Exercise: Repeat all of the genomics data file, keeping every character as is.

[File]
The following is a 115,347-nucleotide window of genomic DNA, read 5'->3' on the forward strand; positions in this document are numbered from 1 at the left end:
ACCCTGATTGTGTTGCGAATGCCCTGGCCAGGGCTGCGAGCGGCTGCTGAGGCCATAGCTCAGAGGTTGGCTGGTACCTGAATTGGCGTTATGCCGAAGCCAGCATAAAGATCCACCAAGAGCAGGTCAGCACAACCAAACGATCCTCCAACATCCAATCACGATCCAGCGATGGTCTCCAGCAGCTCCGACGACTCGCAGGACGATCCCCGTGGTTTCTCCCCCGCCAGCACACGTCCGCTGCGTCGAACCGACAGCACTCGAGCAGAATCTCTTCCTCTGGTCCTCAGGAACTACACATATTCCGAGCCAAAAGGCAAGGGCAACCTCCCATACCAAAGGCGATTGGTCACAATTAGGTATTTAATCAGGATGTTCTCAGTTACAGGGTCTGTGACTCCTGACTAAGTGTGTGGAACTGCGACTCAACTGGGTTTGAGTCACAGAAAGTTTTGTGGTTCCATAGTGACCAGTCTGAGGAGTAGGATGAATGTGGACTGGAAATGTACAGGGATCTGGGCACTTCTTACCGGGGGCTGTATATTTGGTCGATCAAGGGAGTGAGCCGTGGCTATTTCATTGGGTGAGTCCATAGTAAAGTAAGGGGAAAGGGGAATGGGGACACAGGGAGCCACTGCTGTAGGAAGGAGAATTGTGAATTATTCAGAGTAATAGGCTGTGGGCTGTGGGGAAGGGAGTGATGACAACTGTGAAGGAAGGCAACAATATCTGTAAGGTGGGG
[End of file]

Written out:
The following is a 115,347-nucleotide window of genomic DNA, read 5'->3' on the forward strand; positions in this document are numbered from 1 at the left end:
ACCCTGATTGTGTTGCGAATGCCCTGGCCAGGGCTGCGAGCGGCTGCTGAGGCCATAGCTCAGAGGTTGGCTGGTACCTGAATTGGCGTTATGCCGAAGCCAGCATAAAGATCCACCAAGAGCAGGTCAGCACAACCAAACGATCCTCCAACATCCAATCACGATCCAGCGATGGTCTCCAGCAGCTCCGACGACTCGCAGGACGATCCCCGTGGTTTCTCCCCCGCCAGCACACGTCCGCTGCGTCGAACCGACAGCACTCGAGCAGAATCTCTTCCTCTGGTCCTCAGGAACTACACATATTCCGAGCCAAAAGGCAAGGGCAACCTCCCATACCAAAGGCGATTGGTCACAATTAGGTATTTAATCAGGATGTTCTCAGTTACAGGGTCTGTGACTCCTGACTAAGTGTGTGGAACTGCGACTCAACTGGGTTTGAGTCACAGAAAGTTTTGTGGTTCCATAGTGACCAGTCTGAGGAGTAGGATGAATGTGGACTGGAAATGTACAGGGATCTGGGCACTTCTTACCGGGGGCTGTATATTTGGTCGATCAAGGGAGTGAGCCGTGGCTATTTCATTGGGTGAGTCCATAGTAAAGTAAGGGGAAAGGGGAATGGGGACACAGGGAGCCACTGCTGTAGGAAGGAGAATTGTGAATTATTCAGAGTAATAGGCTGTGGGCTGTGGGGAAGGGAGTGATGACAACTGTGAAGGAAGGCAACAATATCTGTAAGGTGGGG